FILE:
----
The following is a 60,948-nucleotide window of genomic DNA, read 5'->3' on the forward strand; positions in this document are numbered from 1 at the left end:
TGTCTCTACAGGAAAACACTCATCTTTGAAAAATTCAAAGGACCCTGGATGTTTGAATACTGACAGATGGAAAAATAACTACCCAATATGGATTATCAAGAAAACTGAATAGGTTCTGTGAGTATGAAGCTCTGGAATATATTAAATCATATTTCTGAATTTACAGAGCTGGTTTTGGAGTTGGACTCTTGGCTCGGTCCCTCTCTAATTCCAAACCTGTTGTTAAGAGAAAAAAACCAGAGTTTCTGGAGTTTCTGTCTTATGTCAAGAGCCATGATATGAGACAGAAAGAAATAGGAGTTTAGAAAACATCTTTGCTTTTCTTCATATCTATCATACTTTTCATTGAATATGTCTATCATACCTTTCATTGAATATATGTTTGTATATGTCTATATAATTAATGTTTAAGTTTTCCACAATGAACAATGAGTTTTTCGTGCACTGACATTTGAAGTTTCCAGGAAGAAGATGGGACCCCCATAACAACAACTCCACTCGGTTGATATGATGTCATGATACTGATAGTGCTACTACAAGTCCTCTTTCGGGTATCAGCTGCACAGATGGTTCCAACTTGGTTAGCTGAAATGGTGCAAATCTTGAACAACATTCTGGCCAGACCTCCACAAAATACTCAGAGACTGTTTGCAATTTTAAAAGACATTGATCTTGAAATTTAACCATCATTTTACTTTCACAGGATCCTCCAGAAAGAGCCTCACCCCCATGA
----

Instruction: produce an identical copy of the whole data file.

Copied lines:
The following is a 60,948-nucleotide window of genomic DNA, read 5'->3' on the forward strand; positions in this document are numbered from 1 at the left end:
TGTCTCTACAGGAAAACACTCATCTTTGAAAAATTCAAAGGACCCTGGATGTTTGAATACTGACAGATGGAAAAATAACTACCCAATATGGATTATCAAGAAAACTGAATAGGTTCTGTGAGTATGAAGCTCTGGAATATATTAAATCATATTTCTGAATTTACAGAGCTGGTTTTGGAGTTGGACTCTTGGCTCGGTCCCTCTCTAATTCCAAACCTGTTGTTAAGAGAAAAAAACCAGAGTTTCTGGAGTTTCTGTCTTATGTCAAGAGCCATGATATGAGACAGAAAGAAATAGGAGTTTAGAAAACATCTTTGCTTTTCTTCATATCTATCATACTTTTCATTGAATATGTCTATCATACCTTTCATTGAATATATGTTTGTATATGTCTATATAATTAATGTTTAAGTTTTCCACAATGAACAATGAGTTTTTCGTGCACTGACATTTGAAGTTTCCAGGAAGAAGATGGGACCCCCATAACAACAACTCCACTCGGTTGATATGATGTCATGATACTGATAGTGCTACTACAAGTCCTCTTTCGGGTATCAGCTGCACAGATGGTTCCAACTTGGTTAGCTGAAATGGTGCAAATCTTGAACAACATTCTGGCCAGACCTCCACAAAATACTCAGAGACTGTTTGCAATTTTAAAAGACATTGATCTTGAAATTTAACCATCATTTTACTTTCACAGGATCCTCCAGAAAGAGCCTCACCCCCATGA